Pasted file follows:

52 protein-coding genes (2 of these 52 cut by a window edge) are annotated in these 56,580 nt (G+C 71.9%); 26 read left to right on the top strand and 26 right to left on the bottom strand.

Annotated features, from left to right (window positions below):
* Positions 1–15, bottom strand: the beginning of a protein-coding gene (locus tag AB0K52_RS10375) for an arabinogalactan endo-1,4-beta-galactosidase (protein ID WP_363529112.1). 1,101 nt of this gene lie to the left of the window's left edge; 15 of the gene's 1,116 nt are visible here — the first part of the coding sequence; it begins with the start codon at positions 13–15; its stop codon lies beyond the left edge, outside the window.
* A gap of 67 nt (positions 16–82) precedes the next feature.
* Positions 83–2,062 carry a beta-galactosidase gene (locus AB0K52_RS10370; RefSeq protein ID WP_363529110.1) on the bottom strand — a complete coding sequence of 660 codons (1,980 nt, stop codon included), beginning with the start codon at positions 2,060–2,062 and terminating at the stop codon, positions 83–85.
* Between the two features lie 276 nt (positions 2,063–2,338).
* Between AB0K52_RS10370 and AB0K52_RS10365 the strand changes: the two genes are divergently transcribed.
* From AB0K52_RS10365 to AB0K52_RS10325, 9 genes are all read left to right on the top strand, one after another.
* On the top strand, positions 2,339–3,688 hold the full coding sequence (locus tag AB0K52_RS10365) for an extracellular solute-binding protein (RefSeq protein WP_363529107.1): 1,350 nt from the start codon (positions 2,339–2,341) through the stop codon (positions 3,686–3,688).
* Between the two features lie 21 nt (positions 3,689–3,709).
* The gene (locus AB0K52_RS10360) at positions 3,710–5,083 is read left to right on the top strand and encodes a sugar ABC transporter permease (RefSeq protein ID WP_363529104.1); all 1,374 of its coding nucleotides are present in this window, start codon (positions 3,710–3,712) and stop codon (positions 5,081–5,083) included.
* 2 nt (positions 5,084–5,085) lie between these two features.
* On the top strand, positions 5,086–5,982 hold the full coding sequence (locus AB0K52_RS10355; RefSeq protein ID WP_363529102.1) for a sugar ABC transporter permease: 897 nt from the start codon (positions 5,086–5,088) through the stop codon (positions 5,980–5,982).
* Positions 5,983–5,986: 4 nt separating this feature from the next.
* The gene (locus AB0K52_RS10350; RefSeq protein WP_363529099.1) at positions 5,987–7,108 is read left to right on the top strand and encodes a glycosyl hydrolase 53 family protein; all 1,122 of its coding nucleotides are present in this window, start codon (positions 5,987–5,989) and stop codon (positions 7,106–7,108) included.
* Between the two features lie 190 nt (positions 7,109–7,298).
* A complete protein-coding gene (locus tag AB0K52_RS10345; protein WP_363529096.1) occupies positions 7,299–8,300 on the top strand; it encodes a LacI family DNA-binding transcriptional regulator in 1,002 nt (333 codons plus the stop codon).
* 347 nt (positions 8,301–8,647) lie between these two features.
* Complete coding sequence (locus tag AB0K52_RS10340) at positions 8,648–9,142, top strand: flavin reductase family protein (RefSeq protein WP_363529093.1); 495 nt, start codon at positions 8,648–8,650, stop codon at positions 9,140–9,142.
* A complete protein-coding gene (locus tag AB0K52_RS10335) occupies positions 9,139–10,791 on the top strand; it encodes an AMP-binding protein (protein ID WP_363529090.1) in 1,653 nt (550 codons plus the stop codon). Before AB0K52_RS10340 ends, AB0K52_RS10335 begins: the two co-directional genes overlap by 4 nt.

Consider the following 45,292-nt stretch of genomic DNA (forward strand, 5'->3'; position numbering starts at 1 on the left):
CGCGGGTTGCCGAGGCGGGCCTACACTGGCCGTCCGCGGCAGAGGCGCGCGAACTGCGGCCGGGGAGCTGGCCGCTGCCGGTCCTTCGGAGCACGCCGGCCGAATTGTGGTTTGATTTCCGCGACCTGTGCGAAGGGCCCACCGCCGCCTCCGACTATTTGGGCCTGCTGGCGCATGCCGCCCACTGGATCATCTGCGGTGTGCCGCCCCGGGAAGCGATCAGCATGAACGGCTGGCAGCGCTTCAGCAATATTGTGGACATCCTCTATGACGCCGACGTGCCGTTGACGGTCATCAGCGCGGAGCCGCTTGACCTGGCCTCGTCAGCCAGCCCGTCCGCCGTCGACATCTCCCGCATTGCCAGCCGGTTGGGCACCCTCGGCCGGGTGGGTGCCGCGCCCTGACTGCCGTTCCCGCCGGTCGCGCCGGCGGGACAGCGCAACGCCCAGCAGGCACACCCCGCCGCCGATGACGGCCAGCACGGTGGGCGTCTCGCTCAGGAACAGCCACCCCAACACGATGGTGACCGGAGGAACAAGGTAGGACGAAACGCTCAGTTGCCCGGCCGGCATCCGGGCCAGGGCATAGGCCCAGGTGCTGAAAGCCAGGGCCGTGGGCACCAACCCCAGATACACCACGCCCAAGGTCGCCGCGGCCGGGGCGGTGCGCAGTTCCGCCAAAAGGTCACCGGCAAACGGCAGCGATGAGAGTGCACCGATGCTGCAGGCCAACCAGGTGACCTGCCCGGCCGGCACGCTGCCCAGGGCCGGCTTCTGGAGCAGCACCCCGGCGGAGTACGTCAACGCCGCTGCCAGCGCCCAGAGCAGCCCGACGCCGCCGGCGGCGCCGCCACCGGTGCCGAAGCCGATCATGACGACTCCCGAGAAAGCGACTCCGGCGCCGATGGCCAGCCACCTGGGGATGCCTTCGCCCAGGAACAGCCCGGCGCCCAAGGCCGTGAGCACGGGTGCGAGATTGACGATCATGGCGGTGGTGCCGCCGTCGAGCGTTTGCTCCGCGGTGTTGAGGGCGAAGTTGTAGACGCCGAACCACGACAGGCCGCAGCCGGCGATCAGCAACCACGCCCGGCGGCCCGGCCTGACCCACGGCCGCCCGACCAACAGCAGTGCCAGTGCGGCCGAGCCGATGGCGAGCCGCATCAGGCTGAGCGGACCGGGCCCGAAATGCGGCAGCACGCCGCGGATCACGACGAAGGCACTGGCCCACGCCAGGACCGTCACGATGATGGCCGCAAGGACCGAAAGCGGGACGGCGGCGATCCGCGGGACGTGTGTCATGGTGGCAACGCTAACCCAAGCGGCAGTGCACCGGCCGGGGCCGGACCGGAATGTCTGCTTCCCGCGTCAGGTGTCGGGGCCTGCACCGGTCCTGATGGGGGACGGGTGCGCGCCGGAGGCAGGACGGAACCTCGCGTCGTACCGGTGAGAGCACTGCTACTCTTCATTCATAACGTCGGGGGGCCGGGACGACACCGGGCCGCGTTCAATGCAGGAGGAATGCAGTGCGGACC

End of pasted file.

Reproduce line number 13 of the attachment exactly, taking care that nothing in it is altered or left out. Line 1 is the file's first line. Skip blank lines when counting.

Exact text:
* On the top strand, positions 5,086–5,982 hold the full coding sequence (locus AB0K52_RS10355; RefSeq protein ID WP_363529102.1) for a sugar ABC transporter permease: 897 nt from the start codon (positions 5,086–5,088) through the stop codon (positions 5,980–5,982).